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Risk factors for mild depression in older women with overactive bladder syndrome: a cross sectional study

Cite this dataset

Jacomo, Raquel et al. (2020). Risk factors for mild depression in older women with overactive bladder syndrome: a cross sectional study [Dataset]. Dryad.


Background: Studies demonstrate an association between severe depression and overactive bladder syndrome (OAB).  However, mild depression is constantly overlooked. The aim of this study was to evaluate the clinical and sociodemographic factors associated with mild depression in women with OAB.

Methods: Cross-sectional study involving 241 women over 60 years old in Brasilia, Brazil.  All patients were subjected to an interview followed by questionnaires and physical examination. The clinical and sociodemographic variables analyzed were age, body mass index, physical activity level, OAB symptoms, presence of gynecological surgery, fecal incontinence, systemic arterial hypertension, Diabetes Mellitus, anxiety (Beck Anxiety Scale). The Geriatric Depression Scale-15 (GDS-15) was used to identify depression. Univariate logistic regression was used to assess the correlation between mild depression and the variables chosen. Variables with a p-value less than 0.2 were included in the multivariate logistic regression analysis. The level of confidence was set at 95%.

Results: 121 volunteers suffered from mild depression. The multivariate analysis demonstrated that gynecological surgery (p <.001) and anxiety (p <.001) are factors associated with mild depression. Older women with a history of gynecological surgery and a GDS-15 score of 2.04 were 1.08 times more likely to develop mild depression compared to older women with no history of gynecological  surgery.

Conclusion: Anxiety and a history of gynecological surgery are factors that need to be taken into account and may influence the development of mild depression in older women with OAB. Psychological treatment should be considered an important adjunct in the treatment of women with symptoms of Overactive Bladder Syndrome


We performed a sample calculation using the G Power program with data obtained from a pilot study of 15 elderly women without depressive symptoms and 15 with mild depressive symptoms. Including the independent variables separately, i.e., fecal incontinence and gynecological surgery, and using the presence or absence of symptoms of mild depression as dependent variables for the univariate logistic regression, and considering a power of 90% and an alpha error of 0.05, a sample of 229 participants was determined. We added 5% more to account for data loss, totaling 241 participants.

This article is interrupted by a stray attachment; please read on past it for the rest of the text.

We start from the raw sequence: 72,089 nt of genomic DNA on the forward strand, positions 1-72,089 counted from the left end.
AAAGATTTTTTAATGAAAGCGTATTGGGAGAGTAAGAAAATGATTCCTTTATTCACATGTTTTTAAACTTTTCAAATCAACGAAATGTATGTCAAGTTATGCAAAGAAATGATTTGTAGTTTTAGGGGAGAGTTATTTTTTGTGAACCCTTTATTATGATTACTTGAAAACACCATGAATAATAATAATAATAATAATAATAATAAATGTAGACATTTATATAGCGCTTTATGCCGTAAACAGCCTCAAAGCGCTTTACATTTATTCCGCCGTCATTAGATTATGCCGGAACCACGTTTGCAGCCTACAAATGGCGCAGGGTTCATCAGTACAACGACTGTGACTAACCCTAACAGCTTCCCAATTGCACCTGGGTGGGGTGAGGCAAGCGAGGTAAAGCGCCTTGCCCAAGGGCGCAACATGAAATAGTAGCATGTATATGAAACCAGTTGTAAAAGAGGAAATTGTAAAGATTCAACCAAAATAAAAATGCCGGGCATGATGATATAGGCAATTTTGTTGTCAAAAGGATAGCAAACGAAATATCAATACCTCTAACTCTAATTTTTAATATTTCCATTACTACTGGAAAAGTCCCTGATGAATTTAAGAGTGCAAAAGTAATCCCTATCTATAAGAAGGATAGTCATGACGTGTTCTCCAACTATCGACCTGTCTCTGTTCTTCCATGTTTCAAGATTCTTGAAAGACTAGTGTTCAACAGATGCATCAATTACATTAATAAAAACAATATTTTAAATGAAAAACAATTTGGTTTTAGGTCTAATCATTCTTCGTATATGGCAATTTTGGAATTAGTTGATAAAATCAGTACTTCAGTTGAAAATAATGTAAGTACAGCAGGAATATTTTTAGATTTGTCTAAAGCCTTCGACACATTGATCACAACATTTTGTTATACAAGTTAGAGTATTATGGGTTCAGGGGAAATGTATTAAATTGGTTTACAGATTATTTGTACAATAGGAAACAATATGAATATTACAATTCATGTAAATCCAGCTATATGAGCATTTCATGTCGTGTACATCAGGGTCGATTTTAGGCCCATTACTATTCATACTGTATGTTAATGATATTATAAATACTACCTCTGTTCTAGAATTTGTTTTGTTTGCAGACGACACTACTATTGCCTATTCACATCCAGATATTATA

The non-normal distribution of the data was confirmed by the Kolmogorov-Smirnov test. The categorical data were presented in terms of frequency and percentage. Non-normally distributed continuous data were presented as median and interquartile range (25-75%). Continuous data were compared between the two groups of older women using the Mann-Whitney U test (mild depression and no-mild depression). Categorical data were compared using the Chi-square test. Univariate logistic regression analysis was used to determine the association between each independent variable and the dependent variable (symptoms of depression).

The factors included in the model were age, BMI (continuous variable), physical activity level (active or non-active), fecal incontinence, history of gynecological surgery, SAH, DM, and presence of anxiety (continuous variable). Odds ratios (OR) were calculated for each explanatory variable with 95% confidence intervals. Subsequently, variables that showed a p-value of association of less than 0.20 in the univariate regression analysis were included in the multivariate logistic regression analysis [20]. The best model was selected based on the procedure of reduction of variables, using the enter method. The significance level considered was 0.05. Data analysis was performed using the Statistical Package for Social Sciences (SPSS), version 16.0. The null hypothesis was rejected for P-values <0.05.